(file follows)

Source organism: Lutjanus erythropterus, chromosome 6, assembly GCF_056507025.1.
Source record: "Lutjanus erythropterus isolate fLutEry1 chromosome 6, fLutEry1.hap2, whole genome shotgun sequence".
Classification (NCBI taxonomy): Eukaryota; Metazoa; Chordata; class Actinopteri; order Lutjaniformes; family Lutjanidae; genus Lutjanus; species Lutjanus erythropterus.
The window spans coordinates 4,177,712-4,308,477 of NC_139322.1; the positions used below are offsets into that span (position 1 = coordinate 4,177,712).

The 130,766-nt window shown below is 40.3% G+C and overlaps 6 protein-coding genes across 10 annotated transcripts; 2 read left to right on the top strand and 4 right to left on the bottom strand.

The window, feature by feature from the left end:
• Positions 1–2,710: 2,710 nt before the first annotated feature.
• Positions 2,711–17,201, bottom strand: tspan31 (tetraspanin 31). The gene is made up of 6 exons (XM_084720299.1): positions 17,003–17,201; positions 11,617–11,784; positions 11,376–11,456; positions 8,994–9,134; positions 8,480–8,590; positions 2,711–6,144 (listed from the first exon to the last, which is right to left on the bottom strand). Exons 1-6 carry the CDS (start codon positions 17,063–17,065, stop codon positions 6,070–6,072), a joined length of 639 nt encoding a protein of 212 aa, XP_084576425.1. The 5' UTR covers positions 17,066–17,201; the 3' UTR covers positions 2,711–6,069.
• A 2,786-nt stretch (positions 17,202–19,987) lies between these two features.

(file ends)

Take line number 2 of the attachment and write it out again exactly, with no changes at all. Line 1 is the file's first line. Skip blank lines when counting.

Source record: "Lutjanus erythropterus isolate fLutEry1 chromosome 6, fLutEry1.hap2, whole genome shotgun sequence".